US government well-informed on Taib corruption and abuse
Only days after Western NGOs launched a campaign to pressure the US government’s Federal Bureau of Investigation (FBI) to cut ties with the Malaysian Taib family, whistle-blower website Wikileaks has confirmed the US government has been aware of Taib corruption for years.
In a confidential cable to the State Department Washington dated 13 October 2006, the US embassy in Malaysia noted that “Taib and his relatives are widely thought to extract a percentage from most major commercial contracts - including those for logging - awarded in the state (Sarawak). … Embassy sources outside the government uniformly characterize him (Taib) as highly corrupt.”
A source had told the US embassy that Taib appointed "compliant local leaders" from various tribes into "financially rewarding" government positions as a means to stifle potential opposition.
The US embassy’s Political Section Chief, Mark D.Clark, concluded after a visit to Sarawak’s state capital, Kuching that “the Sarawak state government remains highly corrupt and firmly in the hands of its chief minister. The USD82 million state assembly building now under construction serves as perhaps the most obvious and extreme example of the self-enrichment of the state's chief minister and other senior government officials.”
The US embassy also informed itself on the plight of Sarawak’s indigenous people. It was told by commissioners of Malaysia’s government-funded national human rights commission, SUHAKAM, that “the government largely ignores SUHAKAM’s recommendations” to safeguard the rights of the state’s most vulnerable citizens.
Dr. Mohammad Herman Titom Abdullah, SUHAKAM Commissioner for Sarawak, told US officials “that approximately 15,000 Penan tribe members ... lack electricity, water treatment and schools.”
According to Wikileaks, the SUHAKAM commissioner “criticized the federal and state governments for not fulfilling their promises to provide access to primary education for all citizens. For many Penan children, Abdullah said the nearest school is more than two hours away by foot or boat.”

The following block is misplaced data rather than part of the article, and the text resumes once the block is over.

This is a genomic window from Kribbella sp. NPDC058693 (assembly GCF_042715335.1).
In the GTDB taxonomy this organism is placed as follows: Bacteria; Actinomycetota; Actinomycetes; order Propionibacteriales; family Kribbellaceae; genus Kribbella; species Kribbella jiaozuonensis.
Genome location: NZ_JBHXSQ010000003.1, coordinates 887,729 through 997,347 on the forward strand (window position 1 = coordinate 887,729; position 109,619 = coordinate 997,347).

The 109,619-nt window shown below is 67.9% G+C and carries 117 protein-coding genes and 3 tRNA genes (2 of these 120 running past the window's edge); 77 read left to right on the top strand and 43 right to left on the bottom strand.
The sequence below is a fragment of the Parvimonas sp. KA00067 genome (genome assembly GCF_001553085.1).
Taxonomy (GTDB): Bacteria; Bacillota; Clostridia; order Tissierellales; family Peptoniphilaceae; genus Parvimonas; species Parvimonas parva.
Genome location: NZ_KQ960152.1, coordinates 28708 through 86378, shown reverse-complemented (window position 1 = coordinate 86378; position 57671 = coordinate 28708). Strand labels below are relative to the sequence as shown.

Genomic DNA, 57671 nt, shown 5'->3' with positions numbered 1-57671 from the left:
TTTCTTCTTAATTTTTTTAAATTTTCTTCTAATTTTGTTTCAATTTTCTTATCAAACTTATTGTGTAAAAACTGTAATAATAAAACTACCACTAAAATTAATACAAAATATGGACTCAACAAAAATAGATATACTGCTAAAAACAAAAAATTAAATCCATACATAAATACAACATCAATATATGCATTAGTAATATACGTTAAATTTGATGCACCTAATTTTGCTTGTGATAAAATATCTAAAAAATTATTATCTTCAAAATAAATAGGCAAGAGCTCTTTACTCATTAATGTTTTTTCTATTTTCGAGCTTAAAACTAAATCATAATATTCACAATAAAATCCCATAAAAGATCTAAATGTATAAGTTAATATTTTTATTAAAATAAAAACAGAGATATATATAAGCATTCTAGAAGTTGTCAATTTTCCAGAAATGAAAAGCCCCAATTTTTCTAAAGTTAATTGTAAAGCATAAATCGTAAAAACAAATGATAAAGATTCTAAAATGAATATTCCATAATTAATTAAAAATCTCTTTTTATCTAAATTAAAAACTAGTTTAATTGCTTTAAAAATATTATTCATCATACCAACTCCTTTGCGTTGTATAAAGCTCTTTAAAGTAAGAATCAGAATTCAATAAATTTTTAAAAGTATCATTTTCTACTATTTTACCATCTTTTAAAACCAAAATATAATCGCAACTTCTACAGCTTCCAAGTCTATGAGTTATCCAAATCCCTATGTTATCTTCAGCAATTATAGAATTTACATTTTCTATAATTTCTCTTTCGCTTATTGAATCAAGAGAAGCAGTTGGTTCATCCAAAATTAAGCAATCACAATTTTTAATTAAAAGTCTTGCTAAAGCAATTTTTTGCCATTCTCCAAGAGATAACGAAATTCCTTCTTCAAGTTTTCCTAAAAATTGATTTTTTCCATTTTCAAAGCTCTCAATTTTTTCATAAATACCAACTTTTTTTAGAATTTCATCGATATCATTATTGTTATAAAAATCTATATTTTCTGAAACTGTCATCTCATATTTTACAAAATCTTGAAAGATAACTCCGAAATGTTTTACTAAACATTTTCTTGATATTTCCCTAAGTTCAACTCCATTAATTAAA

In November 2009, the US embassy reported to Washington that Sarawak seemed to remain secure as the “safe deposit” of Barisan Nasional (BN), the country’s ruling coalition: “Chief Minister Taib Mahmud remains unchallenged after 27 years in office, his government doles out timber-cutting permits while patrolling the under-developed state using 14 helicopters, and his family's companies control much of the economy.”
US embassy officials were received by then Deputy Chief Minister George Chan “at his newly-built mansion next to Kuching's most exclusive golf course”. Chan told them that the Federal Government had been “pouring millions of ringgit” for development into Sarawak. He described the allocation as a form of “gratitude” to the Sarawak state government for "delivering the seats to secure the BN's majority at the Federal level."
Sarawak opposition politicians Baru Bian and Baharuddin Moksin, however, explained the US embassy that the people were “fed up” with Taib’s administration, “seen as only enriching his family and a small coterie of cronies.”
“Baharuddin explained that in Sarawak only three companies, Cahaya Mata Sarawak (which locals jokingly claim stands for "Chief Minister's Sons"), Naim Cendera Holdings and Titanium Management Berhad, all associated with the Chief Minister’s family, are the only "big players in the state." All major contracts and a significant portion of land to be converted to palm oil plantations (...) are given to these three companies.”